Our rationale is equally personal and professional. After over 30 years working in the asset management business, investing for us is still a fascinating activity, both intellectually and practically. It is what we love doing. At the same time, we have developed over the years a deep dissatisfaction with the direction the industry, or at least part of it, has ended up taking. We believe profound change is needed.
The writer and analyst Charles Ellis, in an article several years ago, proposed the distinction between investing as a “business” and investing as a “practice”₁. Most of what happens in the investment management industry today in terms of activity, culture and behaviour is dictated above all by the commercial needs of the “business”, with a lesser focus on the “practice” of investing, which is the foundation of the profession. We see evidence of this not only in the behaviour of the giants of the sector, but also in those of smaller managers. It is rare for dominant companies in any sector to disrupt their own business models. Constraints arising from size, organisational complexity and the ongoing need to increase assets under management, limit the ability of industry players to change course and innovate. There is, thus, a sort of inertia in the ways the industry players have chosen to compete, largely resorting to offering products very similar to those of competitors and focusing on the levers of efficiency and costs.
Given the 30 years we have spent in the industry, we do not pretend to be completely exempt from the defects which belong to this world. However, time has strengthened in us the desire for a return of greater attention to the “practice” of investing, with the aim of generating the best possible returns as the primary objective of an investment firm. Let’s see why.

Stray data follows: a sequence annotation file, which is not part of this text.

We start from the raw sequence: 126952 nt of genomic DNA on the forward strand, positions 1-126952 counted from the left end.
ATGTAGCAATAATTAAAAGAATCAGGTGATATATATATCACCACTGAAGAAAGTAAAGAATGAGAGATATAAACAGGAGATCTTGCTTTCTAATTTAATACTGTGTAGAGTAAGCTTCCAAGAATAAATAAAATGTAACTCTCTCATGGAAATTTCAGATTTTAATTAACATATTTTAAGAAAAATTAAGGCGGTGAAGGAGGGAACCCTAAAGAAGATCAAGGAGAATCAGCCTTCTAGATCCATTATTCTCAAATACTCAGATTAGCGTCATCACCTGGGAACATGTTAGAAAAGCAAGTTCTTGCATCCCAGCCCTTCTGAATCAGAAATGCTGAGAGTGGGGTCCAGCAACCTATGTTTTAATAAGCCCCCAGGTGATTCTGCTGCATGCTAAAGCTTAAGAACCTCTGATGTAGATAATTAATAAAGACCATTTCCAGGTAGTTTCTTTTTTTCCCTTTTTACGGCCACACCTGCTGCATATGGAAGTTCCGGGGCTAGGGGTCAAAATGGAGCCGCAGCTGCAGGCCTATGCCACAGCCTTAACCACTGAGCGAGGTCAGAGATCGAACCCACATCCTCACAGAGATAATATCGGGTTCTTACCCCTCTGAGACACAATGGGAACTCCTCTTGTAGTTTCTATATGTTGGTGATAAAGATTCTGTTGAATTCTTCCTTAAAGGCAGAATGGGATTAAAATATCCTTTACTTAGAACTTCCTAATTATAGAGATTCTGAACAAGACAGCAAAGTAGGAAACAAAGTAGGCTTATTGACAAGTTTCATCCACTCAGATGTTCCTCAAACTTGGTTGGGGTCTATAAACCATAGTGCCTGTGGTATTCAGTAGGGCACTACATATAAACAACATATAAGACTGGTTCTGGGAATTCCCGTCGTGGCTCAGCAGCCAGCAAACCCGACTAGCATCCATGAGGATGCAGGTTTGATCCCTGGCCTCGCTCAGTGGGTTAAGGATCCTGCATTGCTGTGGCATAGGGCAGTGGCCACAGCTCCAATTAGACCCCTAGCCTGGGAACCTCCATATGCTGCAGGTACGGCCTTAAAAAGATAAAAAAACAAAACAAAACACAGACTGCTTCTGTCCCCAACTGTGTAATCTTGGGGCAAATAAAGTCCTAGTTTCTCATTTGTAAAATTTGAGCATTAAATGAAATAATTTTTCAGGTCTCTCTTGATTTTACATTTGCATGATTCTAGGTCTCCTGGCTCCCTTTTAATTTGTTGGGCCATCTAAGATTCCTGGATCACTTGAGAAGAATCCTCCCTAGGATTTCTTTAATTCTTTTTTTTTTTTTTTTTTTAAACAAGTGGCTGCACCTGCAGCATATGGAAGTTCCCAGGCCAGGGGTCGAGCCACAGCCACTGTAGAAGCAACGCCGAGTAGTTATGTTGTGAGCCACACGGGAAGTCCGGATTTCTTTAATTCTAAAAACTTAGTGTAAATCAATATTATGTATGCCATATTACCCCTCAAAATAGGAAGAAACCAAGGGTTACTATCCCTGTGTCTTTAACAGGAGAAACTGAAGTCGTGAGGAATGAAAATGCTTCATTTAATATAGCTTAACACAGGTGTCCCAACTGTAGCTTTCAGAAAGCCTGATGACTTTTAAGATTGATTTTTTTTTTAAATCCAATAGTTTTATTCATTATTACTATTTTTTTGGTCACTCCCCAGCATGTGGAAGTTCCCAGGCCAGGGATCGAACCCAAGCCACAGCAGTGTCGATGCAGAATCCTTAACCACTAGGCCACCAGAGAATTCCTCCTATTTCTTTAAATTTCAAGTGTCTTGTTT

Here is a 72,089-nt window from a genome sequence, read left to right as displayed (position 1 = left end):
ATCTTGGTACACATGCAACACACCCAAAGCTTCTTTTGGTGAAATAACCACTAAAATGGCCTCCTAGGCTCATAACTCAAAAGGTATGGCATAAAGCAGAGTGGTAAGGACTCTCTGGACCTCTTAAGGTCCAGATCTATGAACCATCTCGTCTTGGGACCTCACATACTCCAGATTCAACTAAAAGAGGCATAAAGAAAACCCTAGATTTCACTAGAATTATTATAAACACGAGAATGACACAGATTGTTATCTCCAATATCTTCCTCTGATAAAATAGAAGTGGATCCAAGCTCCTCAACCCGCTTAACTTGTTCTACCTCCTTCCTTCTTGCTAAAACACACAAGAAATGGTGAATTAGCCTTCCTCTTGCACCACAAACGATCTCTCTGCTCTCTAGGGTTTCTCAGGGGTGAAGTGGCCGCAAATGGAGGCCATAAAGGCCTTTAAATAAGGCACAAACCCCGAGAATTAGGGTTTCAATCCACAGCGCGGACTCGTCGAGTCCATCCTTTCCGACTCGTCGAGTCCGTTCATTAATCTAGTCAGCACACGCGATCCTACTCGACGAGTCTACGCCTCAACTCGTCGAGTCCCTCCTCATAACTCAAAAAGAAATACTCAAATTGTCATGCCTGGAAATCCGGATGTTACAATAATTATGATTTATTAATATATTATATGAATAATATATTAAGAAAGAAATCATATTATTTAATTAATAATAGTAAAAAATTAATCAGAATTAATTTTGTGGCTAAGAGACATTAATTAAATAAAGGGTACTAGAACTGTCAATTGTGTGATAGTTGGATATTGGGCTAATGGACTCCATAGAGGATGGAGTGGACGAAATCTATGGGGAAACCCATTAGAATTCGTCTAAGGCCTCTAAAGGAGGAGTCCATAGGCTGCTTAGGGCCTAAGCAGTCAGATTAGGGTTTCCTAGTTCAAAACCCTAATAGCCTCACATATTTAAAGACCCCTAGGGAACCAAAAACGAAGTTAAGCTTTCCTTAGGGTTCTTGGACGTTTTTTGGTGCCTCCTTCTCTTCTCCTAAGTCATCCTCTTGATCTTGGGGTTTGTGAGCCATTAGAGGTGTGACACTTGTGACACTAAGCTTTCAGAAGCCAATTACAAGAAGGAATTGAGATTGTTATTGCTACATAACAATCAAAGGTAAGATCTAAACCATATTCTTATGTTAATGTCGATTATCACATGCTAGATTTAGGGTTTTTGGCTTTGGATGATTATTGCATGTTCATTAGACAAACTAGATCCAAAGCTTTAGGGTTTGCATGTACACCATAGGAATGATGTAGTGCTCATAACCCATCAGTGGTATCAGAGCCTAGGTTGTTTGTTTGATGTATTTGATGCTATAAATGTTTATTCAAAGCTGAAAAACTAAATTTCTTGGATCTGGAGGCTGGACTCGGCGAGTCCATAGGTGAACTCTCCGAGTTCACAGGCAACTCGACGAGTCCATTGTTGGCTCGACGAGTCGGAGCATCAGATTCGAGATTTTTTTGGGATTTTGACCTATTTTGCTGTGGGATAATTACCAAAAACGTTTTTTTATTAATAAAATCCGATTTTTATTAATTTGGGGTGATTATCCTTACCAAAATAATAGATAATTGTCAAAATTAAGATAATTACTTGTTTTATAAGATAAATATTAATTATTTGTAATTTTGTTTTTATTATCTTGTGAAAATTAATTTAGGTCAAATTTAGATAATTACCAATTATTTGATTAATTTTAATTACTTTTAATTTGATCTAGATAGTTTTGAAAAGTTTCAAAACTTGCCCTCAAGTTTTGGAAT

The most important thing that has happened in the sector in the last 30 years is what we would call the “benchmark-isation” of investment management. Starting with, but not limited to, the rotation of managed assets into passive or semi-passive products, which has generated a debate focused on commission levels, degree of “market efficiency”, measurements related to the ability of money managers to beat indices and so on. All quite relevant points but which, at the end of the day, do not touch on a fundamental point.
This point being that passive management can’t be a panacea. When all asset classes behave as we would expect in a textbook, i.e. equities provide portfolios with the needed growth component, bonds provide income and “security” and when the correlation between the two works well, that is low or negative, then everything goes beautifully. In this instance, asset allocation works, and you don’t need a lot more because passive management within individual asset classes can be the ‘default choice’.
The problems begin if traditional diversification between asset classes no longer works then passive management offers no solutions. And the scenario ahead of us is exactly that, for two reasons. The first is with interest rates close to zero, and in many cases largely below zero, fixed income ceases to perform its function as a portfolio stabiliser and income generator. The second is that in the increasingly frequent periods of volatility, the correlation between all asset classes tends to rise. In this case, there is a need for truly “active” choices. Something completely different from simple asset allocation rules, like “60/40”, or even from slightly more complex solutions like “risk parity” which involves extensive use of leverage.